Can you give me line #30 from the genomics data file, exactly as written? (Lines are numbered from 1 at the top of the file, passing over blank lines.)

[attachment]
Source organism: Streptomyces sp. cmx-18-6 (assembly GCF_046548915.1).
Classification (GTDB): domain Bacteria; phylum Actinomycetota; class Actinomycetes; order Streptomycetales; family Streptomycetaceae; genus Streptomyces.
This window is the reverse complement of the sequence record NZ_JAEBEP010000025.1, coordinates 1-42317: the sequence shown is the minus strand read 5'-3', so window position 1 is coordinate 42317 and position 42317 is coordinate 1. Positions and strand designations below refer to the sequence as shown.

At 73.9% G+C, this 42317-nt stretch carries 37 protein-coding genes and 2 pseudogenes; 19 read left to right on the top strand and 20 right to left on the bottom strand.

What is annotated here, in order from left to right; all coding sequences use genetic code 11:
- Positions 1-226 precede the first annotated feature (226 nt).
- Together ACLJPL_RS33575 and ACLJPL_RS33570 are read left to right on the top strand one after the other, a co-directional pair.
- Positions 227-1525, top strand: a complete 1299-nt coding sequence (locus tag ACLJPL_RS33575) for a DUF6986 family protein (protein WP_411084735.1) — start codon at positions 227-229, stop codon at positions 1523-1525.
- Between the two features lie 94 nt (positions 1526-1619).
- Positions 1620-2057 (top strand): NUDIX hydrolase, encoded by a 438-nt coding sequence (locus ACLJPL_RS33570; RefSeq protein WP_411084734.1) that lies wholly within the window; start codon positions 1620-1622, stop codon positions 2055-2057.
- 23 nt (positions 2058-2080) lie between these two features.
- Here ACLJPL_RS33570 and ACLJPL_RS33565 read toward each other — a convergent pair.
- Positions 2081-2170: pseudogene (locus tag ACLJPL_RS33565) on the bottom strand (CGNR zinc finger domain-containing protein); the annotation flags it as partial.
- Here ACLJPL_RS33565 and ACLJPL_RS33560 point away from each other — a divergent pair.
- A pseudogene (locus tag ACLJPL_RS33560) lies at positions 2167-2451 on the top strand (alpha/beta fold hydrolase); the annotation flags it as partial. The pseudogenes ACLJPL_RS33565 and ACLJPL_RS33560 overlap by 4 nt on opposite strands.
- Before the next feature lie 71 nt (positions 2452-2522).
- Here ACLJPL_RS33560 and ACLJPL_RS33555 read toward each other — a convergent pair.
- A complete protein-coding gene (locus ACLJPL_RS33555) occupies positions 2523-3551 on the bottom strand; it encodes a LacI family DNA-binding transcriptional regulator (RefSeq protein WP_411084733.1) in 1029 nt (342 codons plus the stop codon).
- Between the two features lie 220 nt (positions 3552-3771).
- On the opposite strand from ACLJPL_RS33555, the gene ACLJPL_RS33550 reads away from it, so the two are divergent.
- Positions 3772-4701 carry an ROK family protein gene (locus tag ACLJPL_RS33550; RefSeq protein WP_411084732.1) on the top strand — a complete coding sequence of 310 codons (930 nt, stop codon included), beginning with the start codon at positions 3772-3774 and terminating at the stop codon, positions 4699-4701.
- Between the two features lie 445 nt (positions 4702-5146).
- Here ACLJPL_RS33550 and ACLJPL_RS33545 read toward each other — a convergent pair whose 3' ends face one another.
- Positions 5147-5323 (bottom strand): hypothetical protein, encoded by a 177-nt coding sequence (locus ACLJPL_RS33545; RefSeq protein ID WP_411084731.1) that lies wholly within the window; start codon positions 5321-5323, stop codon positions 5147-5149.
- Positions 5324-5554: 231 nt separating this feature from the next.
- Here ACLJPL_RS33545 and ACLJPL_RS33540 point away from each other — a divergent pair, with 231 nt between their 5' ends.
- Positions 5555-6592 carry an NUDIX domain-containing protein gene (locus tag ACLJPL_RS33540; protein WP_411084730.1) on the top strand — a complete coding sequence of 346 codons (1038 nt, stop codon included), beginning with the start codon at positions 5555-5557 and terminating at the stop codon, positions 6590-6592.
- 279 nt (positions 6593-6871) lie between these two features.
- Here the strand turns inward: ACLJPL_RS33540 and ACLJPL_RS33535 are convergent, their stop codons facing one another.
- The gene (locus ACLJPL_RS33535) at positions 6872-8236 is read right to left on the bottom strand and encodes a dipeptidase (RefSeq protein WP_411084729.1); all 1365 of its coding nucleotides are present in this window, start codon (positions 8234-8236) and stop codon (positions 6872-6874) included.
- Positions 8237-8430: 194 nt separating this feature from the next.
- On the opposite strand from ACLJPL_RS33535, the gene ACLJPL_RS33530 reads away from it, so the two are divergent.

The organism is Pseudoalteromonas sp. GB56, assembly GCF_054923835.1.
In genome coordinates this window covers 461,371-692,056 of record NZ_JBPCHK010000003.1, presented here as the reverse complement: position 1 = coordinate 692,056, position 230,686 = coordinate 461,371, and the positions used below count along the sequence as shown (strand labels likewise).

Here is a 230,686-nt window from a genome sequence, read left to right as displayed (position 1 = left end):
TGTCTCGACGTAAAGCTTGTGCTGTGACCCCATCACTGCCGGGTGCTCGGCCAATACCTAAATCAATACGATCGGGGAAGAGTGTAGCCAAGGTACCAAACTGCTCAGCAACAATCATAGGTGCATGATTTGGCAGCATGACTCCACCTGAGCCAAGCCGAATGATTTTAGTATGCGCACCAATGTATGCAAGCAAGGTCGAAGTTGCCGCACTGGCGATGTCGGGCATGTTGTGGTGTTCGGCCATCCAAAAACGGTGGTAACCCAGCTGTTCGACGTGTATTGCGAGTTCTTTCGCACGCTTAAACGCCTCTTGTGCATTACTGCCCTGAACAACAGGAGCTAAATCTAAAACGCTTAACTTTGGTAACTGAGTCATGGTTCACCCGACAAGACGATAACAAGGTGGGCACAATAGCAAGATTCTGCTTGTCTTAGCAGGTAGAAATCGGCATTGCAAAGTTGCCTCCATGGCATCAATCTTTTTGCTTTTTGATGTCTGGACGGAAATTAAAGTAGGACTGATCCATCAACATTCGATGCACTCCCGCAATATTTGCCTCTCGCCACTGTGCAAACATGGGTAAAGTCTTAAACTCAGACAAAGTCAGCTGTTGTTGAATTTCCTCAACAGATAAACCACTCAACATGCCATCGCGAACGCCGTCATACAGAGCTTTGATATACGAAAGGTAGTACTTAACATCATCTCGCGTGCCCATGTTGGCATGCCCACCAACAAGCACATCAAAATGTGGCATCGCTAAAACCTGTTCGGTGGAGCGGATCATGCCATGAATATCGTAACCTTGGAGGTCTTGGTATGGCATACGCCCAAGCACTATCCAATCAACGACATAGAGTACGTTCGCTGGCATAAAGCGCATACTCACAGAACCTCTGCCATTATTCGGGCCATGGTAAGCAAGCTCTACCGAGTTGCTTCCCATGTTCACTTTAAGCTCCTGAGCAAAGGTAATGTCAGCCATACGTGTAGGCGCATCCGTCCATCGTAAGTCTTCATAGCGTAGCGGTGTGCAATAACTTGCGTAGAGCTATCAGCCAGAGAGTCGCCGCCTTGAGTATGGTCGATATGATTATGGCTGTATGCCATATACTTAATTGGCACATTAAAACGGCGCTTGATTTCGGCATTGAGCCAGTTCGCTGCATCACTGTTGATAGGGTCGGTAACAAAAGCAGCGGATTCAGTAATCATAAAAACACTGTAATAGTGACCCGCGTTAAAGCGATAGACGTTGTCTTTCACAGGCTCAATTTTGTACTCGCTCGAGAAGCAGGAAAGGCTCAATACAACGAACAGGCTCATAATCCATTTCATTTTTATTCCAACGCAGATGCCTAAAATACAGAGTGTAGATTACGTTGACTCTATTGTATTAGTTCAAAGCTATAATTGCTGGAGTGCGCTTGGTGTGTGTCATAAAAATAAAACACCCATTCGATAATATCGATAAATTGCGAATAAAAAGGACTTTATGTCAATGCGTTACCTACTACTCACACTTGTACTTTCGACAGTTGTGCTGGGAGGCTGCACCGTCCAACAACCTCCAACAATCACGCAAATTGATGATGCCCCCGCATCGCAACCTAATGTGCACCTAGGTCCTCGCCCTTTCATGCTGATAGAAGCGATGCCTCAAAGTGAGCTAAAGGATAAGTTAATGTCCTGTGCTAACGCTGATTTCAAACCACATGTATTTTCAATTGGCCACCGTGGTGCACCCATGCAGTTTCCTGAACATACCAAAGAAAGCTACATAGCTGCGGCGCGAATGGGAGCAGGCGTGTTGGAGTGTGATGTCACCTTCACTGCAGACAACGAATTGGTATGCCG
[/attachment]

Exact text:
- The gene (locus ACLJPL_RS33535) at positions 6872-8236 is read right to left on the bottom strand and encodes a dipeptidase (RefSeq protein WP_411084729.1); all 1365 of its coding nucleotides are present in this window, start codon (positions 8234-8236) and stop codon (positions 6872-6874) included.